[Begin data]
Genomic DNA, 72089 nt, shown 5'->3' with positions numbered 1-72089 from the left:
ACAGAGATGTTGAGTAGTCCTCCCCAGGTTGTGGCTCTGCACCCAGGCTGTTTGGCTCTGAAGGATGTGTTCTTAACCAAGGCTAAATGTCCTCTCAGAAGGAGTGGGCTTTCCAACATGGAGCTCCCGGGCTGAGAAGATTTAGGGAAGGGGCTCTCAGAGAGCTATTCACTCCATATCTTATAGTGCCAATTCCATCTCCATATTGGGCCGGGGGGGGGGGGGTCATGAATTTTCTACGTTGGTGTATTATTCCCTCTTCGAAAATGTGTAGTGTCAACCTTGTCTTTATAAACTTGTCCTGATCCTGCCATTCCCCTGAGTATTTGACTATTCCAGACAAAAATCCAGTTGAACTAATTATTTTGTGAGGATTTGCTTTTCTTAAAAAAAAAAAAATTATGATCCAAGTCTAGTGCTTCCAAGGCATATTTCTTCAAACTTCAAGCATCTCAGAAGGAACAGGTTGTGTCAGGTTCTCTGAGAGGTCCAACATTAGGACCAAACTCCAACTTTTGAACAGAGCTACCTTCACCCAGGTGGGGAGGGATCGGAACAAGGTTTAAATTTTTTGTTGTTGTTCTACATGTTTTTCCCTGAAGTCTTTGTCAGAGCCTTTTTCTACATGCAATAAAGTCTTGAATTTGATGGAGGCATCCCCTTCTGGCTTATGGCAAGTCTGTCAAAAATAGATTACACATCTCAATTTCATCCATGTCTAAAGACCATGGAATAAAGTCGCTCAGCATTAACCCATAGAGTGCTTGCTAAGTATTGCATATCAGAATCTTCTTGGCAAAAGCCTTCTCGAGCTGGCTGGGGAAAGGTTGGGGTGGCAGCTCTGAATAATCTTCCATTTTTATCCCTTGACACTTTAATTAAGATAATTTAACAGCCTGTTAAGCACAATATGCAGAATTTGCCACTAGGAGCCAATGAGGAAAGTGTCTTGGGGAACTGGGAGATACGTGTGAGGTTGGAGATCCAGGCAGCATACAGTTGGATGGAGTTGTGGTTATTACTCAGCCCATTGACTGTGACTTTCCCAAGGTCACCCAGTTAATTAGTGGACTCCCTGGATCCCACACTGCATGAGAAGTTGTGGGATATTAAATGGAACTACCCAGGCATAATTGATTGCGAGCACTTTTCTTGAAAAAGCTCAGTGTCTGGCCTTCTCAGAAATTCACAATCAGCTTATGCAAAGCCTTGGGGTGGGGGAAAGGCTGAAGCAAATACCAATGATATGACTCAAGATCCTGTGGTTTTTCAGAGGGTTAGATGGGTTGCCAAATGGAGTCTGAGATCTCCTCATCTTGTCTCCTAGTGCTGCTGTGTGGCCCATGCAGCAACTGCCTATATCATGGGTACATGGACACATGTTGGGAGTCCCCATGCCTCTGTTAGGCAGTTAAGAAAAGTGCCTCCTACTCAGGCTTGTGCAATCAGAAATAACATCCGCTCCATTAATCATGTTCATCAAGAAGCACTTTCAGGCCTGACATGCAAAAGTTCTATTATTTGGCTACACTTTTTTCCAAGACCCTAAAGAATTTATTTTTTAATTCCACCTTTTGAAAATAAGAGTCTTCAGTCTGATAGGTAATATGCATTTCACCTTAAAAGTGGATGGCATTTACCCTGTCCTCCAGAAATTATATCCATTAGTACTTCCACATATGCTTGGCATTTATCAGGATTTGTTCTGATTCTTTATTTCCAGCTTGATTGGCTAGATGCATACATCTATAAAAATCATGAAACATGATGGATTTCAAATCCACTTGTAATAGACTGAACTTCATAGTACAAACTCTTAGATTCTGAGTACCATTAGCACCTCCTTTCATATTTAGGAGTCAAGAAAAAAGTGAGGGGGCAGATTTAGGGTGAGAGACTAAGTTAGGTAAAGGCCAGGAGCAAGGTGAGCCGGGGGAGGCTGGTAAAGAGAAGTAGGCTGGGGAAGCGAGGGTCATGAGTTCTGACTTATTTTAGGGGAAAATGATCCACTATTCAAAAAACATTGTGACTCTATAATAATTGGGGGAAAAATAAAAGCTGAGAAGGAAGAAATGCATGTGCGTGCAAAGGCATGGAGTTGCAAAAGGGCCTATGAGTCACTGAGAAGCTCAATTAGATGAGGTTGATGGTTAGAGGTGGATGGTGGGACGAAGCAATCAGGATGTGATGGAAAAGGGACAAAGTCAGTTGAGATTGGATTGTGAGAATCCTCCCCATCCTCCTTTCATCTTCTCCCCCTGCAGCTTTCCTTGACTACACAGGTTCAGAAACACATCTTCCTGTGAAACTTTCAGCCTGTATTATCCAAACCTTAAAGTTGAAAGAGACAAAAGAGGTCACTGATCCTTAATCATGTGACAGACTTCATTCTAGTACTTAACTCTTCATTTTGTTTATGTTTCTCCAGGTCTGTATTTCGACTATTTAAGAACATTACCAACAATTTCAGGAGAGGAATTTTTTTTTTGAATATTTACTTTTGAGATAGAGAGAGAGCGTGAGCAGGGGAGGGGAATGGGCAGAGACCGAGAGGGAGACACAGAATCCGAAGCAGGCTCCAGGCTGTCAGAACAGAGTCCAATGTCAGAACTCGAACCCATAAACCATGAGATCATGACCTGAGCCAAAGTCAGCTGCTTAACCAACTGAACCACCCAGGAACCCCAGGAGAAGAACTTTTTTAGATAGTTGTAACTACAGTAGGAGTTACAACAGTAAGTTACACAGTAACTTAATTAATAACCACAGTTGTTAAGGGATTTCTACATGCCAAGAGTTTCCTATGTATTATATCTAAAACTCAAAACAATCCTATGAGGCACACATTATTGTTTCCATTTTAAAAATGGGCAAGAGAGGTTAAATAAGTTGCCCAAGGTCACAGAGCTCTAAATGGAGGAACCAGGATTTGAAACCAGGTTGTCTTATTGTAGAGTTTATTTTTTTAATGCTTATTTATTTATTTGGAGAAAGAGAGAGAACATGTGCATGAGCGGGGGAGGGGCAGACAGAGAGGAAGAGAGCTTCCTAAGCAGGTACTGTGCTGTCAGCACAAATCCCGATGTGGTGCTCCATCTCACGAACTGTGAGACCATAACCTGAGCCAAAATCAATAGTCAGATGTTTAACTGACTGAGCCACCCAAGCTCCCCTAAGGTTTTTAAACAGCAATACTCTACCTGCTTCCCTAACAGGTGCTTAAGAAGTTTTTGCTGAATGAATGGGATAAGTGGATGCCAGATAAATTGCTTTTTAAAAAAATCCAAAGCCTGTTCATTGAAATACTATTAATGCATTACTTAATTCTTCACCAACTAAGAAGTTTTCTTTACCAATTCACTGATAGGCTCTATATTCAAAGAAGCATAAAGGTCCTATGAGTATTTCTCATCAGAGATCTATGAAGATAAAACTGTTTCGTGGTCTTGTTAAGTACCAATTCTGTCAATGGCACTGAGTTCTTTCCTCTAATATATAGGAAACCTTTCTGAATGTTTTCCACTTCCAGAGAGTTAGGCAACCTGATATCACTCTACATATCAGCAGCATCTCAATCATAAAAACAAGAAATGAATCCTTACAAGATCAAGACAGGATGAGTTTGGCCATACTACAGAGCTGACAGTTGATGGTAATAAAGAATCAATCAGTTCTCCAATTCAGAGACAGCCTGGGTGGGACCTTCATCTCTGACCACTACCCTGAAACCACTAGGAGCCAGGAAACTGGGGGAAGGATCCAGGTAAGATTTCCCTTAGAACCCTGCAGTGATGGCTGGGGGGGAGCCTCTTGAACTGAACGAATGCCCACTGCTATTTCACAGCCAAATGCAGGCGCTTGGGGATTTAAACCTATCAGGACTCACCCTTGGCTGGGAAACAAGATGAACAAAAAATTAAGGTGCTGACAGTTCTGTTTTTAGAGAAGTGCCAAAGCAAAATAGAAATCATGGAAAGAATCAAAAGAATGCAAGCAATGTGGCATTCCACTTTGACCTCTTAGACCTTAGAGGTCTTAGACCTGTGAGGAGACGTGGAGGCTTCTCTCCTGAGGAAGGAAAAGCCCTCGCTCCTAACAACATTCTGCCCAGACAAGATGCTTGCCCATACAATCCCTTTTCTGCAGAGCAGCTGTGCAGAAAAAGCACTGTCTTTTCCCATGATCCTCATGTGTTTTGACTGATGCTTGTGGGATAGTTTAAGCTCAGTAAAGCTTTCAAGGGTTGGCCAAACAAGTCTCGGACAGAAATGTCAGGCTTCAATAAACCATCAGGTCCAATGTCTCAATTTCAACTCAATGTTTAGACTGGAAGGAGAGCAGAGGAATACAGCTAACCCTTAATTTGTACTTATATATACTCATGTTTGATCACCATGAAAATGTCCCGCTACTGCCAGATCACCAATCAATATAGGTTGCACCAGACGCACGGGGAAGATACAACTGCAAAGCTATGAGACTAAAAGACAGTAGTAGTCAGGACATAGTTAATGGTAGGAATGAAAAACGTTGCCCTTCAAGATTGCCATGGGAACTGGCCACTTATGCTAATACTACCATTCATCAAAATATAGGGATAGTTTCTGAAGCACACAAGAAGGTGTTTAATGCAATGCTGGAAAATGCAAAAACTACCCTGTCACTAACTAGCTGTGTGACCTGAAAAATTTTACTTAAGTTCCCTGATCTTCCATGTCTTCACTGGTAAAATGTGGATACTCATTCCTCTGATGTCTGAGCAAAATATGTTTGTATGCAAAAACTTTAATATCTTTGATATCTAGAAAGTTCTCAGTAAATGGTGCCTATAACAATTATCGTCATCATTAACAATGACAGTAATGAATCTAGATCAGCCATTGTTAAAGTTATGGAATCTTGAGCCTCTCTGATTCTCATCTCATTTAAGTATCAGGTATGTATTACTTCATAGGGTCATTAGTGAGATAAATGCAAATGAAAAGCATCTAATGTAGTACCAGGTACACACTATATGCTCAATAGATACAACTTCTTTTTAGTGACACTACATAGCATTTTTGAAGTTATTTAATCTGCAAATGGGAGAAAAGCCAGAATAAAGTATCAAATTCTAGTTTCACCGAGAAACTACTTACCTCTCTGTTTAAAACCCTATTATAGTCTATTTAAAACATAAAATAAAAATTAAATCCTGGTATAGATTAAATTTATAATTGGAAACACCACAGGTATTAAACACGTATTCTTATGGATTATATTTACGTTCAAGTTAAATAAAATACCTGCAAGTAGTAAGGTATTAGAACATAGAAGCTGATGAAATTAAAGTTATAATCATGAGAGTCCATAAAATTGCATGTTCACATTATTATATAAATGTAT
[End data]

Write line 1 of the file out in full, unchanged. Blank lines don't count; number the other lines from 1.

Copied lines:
Genomic DNA, 72089 nt, shown 5'->3' with positions numbered 1-72089 from the left: